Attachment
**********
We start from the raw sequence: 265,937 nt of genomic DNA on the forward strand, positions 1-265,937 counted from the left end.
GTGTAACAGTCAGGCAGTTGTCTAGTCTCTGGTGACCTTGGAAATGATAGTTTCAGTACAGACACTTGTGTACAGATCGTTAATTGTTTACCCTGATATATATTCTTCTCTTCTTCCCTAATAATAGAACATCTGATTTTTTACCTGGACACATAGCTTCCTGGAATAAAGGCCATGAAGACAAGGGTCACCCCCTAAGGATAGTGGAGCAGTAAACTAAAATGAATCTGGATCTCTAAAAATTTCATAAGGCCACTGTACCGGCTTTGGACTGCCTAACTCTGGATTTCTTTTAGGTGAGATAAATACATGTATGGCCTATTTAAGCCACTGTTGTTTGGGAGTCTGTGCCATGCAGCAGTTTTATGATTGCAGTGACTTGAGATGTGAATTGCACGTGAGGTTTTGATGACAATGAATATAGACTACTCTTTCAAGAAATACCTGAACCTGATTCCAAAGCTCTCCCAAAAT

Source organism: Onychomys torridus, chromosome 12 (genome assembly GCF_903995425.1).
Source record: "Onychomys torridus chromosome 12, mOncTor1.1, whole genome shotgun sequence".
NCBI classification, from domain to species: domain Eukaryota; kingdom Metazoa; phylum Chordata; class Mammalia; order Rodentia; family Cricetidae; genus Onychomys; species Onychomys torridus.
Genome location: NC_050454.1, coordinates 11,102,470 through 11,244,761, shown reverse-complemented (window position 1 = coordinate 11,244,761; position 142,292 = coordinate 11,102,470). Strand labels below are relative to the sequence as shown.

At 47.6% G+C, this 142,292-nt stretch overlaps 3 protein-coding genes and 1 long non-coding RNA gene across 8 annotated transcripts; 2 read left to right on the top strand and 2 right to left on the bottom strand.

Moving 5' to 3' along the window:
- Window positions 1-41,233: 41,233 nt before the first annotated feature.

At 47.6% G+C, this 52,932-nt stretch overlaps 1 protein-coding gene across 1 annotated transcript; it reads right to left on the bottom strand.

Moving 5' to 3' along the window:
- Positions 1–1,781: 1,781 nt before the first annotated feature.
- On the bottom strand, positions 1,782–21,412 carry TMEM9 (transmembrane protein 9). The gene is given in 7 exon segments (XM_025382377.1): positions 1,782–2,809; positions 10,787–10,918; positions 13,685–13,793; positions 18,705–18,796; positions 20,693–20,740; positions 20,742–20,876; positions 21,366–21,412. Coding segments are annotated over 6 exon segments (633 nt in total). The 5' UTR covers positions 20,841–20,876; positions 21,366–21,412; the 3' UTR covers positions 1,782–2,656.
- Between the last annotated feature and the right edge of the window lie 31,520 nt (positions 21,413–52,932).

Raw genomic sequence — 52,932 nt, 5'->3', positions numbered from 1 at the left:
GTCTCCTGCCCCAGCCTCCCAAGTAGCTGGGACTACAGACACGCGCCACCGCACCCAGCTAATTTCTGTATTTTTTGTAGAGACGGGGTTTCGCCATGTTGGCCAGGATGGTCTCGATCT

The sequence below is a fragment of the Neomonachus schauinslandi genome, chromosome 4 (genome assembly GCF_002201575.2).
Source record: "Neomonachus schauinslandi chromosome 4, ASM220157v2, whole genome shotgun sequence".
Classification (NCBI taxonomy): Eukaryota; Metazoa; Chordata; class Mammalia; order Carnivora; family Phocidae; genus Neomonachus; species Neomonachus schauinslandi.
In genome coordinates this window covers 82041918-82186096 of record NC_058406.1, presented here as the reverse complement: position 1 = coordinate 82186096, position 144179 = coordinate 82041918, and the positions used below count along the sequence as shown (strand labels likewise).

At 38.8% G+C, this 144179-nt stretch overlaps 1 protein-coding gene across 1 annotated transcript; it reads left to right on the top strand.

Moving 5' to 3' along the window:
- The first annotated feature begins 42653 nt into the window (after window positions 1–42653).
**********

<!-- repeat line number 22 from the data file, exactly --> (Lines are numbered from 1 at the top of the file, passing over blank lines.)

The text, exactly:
Moving 5' to 3' along the window: